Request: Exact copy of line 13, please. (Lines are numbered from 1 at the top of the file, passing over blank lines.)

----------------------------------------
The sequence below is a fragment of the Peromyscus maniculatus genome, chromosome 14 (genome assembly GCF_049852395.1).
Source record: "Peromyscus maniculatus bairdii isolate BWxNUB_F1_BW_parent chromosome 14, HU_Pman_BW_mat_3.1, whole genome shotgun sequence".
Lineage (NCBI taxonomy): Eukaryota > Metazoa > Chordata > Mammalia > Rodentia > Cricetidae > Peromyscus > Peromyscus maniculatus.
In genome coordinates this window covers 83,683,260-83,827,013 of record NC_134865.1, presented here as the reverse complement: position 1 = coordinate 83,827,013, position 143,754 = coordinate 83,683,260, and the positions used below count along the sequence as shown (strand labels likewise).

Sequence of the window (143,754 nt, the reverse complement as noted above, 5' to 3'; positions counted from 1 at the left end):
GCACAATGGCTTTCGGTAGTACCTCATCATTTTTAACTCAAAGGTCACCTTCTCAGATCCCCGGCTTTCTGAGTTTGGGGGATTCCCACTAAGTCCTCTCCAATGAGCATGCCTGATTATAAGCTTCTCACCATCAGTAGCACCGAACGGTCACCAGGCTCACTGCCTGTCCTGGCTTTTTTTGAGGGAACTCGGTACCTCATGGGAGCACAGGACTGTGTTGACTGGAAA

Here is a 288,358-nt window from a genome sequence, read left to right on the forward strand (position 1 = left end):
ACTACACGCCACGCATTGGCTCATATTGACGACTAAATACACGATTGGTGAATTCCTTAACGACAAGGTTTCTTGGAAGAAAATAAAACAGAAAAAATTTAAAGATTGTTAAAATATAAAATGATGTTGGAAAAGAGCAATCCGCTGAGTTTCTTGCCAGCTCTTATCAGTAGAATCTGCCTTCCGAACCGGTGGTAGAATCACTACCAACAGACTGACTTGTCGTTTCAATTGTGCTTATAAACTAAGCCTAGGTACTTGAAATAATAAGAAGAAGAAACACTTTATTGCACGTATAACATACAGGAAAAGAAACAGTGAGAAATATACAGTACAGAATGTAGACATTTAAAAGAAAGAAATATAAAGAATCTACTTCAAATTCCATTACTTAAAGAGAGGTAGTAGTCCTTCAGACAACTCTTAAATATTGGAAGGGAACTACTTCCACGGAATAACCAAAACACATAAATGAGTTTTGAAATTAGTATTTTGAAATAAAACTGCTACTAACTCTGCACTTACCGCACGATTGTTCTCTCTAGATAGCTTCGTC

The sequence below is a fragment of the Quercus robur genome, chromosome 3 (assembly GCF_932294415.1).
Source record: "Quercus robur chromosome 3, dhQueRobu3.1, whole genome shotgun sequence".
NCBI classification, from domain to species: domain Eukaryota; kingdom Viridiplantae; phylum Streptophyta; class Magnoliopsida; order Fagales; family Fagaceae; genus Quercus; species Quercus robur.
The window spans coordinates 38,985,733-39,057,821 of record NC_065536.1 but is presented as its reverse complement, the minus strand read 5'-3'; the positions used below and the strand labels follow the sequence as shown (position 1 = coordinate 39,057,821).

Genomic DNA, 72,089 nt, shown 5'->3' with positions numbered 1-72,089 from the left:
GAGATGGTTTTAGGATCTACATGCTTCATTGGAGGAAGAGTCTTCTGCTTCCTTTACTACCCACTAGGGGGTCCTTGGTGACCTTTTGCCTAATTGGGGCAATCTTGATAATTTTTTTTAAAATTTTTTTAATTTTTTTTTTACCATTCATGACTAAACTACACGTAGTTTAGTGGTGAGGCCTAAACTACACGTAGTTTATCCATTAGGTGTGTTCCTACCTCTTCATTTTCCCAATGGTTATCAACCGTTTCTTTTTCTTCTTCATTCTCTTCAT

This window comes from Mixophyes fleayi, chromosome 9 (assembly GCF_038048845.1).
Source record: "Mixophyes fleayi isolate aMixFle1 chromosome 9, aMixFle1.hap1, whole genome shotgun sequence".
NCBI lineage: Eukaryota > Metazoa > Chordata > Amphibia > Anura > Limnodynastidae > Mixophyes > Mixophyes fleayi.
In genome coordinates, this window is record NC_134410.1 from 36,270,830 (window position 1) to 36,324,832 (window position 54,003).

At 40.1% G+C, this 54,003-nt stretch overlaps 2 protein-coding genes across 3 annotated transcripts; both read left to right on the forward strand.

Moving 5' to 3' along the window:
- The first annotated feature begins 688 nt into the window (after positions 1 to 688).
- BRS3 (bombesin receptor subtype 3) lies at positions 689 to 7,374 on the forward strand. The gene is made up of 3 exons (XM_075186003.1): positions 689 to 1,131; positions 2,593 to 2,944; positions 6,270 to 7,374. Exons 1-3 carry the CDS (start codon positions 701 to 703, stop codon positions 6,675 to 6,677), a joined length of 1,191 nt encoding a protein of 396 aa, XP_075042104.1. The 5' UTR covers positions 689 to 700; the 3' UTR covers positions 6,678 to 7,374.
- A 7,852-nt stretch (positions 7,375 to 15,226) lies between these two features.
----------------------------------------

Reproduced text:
Genomic DNA, 72,089 nt, shown 5'->3' with positions numbered 1-72,089 from the left: